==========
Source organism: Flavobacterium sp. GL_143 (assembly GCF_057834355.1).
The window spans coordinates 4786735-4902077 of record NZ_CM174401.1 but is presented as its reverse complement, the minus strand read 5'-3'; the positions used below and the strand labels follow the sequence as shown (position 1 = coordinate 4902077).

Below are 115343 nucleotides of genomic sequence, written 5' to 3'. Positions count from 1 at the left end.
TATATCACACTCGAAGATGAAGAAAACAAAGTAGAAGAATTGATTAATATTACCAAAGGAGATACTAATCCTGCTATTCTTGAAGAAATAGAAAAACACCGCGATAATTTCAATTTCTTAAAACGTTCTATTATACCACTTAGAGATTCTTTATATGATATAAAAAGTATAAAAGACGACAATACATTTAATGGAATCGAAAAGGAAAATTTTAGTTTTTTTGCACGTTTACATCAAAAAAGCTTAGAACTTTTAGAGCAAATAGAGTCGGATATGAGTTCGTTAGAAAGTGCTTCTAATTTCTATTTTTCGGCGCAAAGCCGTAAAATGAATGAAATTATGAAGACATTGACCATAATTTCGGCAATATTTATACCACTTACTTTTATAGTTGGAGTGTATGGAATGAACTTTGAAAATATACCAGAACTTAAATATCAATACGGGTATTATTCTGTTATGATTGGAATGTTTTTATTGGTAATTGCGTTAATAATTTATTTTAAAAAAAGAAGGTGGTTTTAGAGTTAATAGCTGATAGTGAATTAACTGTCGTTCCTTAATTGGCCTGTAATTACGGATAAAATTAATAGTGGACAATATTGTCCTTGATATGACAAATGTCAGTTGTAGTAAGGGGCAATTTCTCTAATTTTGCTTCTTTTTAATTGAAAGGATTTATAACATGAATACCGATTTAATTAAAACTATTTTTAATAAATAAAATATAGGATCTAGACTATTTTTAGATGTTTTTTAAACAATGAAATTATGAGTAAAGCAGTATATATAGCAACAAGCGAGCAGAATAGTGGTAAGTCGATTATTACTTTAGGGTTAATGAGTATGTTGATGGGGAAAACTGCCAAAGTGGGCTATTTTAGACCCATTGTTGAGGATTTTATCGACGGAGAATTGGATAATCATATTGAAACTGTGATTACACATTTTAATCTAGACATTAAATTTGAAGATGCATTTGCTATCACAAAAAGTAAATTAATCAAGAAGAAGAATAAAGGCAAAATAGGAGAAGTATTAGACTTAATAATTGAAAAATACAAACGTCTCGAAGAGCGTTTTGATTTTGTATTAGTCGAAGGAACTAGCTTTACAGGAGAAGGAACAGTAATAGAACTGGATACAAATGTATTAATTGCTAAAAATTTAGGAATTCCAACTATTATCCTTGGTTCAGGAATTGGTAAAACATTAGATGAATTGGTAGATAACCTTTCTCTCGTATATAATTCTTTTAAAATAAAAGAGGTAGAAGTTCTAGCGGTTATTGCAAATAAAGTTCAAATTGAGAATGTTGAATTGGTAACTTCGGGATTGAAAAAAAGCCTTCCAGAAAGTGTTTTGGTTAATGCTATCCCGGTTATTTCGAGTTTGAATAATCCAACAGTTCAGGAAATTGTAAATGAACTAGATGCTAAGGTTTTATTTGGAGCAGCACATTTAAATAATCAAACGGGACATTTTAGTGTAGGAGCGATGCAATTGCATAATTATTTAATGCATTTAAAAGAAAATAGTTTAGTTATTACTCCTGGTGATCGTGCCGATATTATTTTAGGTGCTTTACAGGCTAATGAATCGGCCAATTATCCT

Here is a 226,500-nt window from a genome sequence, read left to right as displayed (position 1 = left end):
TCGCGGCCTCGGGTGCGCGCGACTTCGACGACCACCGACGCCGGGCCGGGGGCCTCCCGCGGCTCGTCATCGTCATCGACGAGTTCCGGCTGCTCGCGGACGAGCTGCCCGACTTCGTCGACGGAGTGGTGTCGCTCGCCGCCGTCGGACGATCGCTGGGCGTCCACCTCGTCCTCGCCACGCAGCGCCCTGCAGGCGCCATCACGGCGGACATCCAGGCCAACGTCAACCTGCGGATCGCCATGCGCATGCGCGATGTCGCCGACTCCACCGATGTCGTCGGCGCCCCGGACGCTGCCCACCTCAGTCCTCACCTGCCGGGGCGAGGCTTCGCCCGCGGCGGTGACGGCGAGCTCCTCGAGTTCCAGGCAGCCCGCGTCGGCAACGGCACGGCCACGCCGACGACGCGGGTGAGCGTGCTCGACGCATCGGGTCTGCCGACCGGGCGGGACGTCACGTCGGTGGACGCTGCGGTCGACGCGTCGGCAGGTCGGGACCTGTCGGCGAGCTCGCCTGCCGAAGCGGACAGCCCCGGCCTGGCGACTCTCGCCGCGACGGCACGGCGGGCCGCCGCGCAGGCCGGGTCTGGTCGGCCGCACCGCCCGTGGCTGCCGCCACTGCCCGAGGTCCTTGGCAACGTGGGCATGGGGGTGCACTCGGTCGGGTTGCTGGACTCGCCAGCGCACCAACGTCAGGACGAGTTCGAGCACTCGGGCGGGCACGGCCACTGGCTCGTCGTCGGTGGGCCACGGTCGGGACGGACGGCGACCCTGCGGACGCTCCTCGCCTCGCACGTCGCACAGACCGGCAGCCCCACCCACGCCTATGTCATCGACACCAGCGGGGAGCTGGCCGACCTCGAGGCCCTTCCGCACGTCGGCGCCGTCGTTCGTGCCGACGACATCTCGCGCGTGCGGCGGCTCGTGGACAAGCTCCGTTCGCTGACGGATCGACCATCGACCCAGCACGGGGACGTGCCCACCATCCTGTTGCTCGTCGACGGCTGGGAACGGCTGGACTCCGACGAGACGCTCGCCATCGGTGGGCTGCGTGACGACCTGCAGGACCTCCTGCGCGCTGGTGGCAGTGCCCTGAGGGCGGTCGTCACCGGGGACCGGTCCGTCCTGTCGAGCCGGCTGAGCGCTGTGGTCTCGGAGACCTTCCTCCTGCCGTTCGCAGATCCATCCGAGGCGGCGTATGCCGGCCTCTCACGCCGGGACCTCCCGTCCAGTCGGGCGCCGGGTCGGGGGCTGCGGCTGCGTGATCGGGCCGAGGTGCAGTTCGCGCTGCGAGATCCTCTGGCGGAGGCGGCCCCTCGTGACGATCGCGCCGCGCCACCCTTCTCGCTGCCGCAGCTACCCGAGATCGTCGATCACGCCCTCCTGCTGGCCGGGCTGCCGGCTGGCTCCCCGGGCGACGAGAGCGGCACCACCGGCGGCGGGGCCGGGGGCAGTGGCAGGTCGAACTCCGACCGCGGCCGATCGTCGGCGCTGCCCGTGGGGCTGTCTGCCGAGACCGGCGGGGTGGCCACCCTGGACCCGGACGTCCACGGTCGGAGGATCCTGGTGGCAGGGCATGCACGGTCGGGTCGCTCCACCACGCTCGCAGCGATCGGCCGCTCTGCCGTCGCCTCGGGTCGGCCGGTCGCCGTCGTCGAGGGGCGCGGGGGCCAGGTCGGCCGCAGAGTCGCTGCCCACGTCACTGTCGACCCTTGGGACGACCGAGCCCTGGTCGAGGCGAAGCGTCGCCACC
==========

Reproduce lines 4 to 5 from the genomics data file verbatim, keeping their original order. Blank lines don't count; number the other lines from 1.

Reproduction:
TATATCACACTCGAAGATGAAGAAAACAAAGTAGAAGAATTGATTAATATTACCAAAGGAGATACTAATCCTGCTATTCTTGAAGAAATAGAAAAACACCGCGATAATTTCAATTTCTTAAAACGTTCTATTATACCACTTAGAGATTCTTTATATGATATAAAAAGTATAAAAGACGACAATACATTTAATGGAATCGAAAAGGAAAATTTTAGTTTTTTTGCACGTTTACATCAAAAAAGCTTAGAACTTTTAGAGCAAATAGAGTCGGATATGAGTTCGTTAGAAAGTGCTTCTAATTTCTATTTTTCGGCGCAAAGCCGTAAAATGAATGAAATTATGAAGACATTGACCATAATTTCGGCAATATTTATACCACTTACTTTTATAGTTGGAGTGTATGGAATGAACTTTGAAAATATACCAGAACTTAAATATCAATACGGGTATTATTCTGTTATGATTGGAATGTTTTTATTGGTAATTGCGTTAATAATTTATTTTAAAAAAAGAAGGTGGTTTTAGAGTTAATAGCTGATAGTGAATTAACTGTCGTTCCTTAATTGGCCTGTAATTACGGATAAAATTAATAGTGGACAATATTGTCCTTGATATGACAAATGTCAGTTGTAGTAAGGGGCAATTTCTCTAATTTTGCTTCTTTTTAATTGAAAGGATTTATAACATGAATACCGATTTAATTAAAACTATTTTTAATAAATAAAATATAGGATCTAGACTATTTTTAGATGTTTTTTAAACAATGAAATTATGAGTAAAGCAGTATATATAGCAACAAGCGAGCAGAATAGTGGTAAGTCGATTATTACTTTAGGGTTAATGAGTATGTTGATGGGGAAAACTGCCAAAGTGGGCTATTTTAGACCCATTGTTGAGGATTTTATCGACGGAGAATTGGATAATCATATTGAAACTGTGATTACACATTTTAATCTAGACATTAAATTTGAAGATGCATTTGCTATCACAAAAAGTAAATTAATCAAGAAGAAGAATAAAGGCAAAATAGGAGAAGTATTAGACTTAATAATTGAAAAATACAAACGTCTCGAAGAGCGTTTTGATTTTGTATTAGTCGAAGGAACTAGCTTTACAGGAGAAGGAACAGTAATAGAACTGGATACAAATGTATTAATTGCTAAAAATTTAGGAATTCCAACTATTATCCTTGGTTCAGGAATTGGTAAAACATTAGATGAATTGGTAGATAACCTTTCTCTCGTATATAATTCTTTTAAAATAAAAGAGGTAGAAGTTCTAGCGGTTATTGCAAATAAAGTTCAAATTGAGAATGTTGAATTGGTAACTTCGGGATTGAAAAAAAGCCTTCCAGAAAGTGTTTTGGTTAATGCTATCCCGGTTATTTCGAGTTTGAATAATCCAACAGTTCAGGAAATTGTAAATGAACTAGATGCTAAGGTTTTATTTGGAGCAGCACATTTAAATAATCAAACGGGACATTTTAGTGTAGGAGCGATGCAATTGCATAATTATTTAATGCATTTAAAAGAAAATAGTTTAGTTATTACTCCTGGTGATCGTGCCGATATTATTTTAGGTGCTTTACAGGCTAATGAATCGGCCAATTATCCT

Here is a 226,500-nt window from a genome sequence, read left to right as displayed (position 1 = left end):